When to Use Formally or Formerly

Instructor: David Boyles

David has a Master's in English literature. He has taught college English for 5+ years.

'Formally' and 'formerly' are words that sound very similar, due in part to the fact that they are both adverbs and end in '-ly'. This lesson will walk you through how to use each of these adverbs correctly in a sentence.

Near-Identical Twins

A lot of people know about homonyms, which are words that sound alike but have different spelling and meanings, like 'to', 'too', and 'two' or 'there', 'their', and 'they're'. But what about near-homonyms? These are words that don't sound identical but are very close. These near-sound-alikes can cause confusion in oral communication, and this can bleed over into writing as well.

One pair of near-homonyms is 'formally' and 'formerly'. Though the middle syllables of these words are different, they sound very similar when spoken. This is partially because they are both adverbs, which means a descriptive word that describes a verb, adjective, or group of words. Many adverbs, like these two, end in '-ly'.

In fact, many adverbs are forms of adjectives, which are words that describe nouns. You make an adverb by adding the '-ly' to the adjective form. So 'formally' and 'formerly' are adverb forms of the words 'formal' and 'former'. Since those words don't sound as much alike, it's a good way to tell them apart.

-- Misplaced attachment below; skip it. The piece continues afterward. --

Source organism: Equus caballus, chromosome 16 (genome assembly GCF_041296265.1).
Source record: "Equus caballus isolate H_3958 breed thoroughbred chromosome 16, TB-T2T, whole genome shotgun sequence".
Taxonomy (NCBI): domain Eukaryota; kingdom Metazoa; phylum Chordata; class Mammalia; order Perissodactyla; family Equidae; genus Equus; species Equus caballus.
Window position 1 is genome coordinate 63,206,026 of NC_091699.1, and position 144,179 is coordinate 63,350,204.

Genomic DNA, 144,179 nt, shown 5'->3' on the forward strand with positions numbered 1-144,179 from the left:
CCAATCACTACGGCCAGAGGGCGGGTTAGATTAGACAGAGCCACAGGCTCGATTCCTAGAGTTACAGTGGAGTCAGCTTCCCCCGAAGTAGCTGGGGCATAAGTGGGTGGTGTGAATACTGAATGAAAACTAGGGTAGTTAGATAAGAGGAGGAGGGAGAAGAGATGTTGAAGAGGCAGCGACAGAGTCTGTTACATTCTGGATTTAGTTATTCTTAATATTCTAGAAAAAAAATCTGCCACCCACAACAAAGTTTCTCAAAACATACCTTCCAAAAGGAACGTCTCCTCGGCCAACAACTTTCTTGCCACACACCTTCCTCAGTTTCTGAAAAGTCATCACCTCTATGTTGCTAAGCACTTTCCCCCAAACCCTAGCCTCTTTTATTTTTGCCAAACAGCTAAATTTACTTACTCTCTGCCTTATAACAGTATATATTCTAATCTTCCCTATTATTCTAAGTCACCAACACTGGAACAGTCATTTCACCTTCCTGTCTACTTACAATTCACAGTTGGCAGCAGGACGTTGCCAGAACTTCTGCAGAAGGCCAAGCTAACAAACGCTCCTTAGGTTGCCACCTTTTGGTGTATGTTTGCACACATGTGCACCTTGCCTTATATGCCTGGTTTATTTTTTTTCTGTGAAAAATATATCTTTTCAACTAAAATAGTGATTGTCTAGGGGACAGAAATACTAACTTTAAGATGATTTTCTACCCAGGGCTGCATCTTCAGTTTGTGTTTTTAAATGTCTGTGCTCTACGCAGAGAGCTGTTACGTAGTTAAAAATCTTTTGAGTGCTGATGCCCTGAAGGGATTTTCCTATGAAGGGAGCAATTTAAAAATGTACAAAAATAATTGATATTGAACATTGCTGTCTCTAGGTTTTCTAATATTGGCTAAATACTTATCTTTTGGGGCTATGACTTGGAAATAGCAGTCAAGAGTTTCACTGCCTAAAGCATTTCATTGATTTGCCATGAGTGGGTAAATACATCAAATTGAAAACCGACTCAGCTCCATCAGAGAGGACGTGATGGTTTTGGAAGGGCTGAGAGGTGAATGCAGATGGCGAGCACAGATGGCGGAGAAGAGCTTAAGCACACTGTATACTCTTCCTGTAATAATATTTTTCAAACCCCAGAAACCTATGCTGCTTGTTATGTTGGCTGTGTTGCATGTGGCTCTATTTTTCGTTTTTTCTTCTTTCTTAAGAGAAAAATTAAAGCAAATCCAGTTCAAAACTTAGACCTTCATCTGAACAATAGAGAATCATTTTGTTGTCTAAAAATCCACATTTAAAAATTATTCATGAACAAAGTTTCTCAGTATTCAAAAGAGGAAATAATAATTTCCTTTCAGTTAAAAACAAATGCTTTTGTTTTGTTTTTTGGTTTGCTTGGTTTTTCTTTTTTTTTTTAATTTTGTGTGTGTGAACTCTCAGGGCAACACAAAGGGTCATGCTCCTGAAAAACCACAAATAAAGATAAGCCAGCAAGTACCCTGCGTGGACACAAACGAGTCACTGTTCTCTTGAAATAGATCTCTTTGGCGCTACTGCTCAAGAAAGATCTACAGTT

Formerly

'Formerly', as we just discussed, is the adverb form of 'former', and both words describe something that happened in the past or in earlier times. 'Former' (the adjective) would be used like this:

  • George W. Bush is the former president of the United States.

In this sentence, the adjective 'former' is used because it is describing the noun 'president'. 'Formerly', on the other hand, would be used to describe verbs (action words), adjectives, or groups of words:

  • The formerly violent criminal had been reformed.
  • Our white house was formerly pink.
  • May I introduce you to Mr. Johnson, formerly of Connecticut but now living in Florida.

Our white house was formerly pink.
House

Formally

'Formally' has the same relationship to its adjective form, 'former'. Both describe something that is proper or official. Here's the adjective 'formal' being used to describe a noun:

To unlock this lesson you must be a Study.com Member.
Create your account

Register to view this lesson

Are you a student or a teacher?

Unlock Your Education

See for yourself why 30 million people use Study.com

Become a Study.com member and start learning now.
Become a Member  Back
What teachers are saying about Study.com
Try it risk-free for 30 days

Earning College Credit

Did you know… We have over 200 college courses that prepare you to earn credit by exam that is accepted by over 1,500 colleges and universities. You can test out of the first two years of college and save thousands off your degree. Anyone can earn credit-by-exam regardless of age or education level.

To learn more, visit our Earning Credit Page

Transferring credit to the school of your choice

Not sure what college you want to attend yet? Study.com has thousands of articles about every imaginable degree, area of study and career path that can help you find the school that's right for you.

Create an account to start this course today
Try it risk-free for 30 days!
Create an account
Support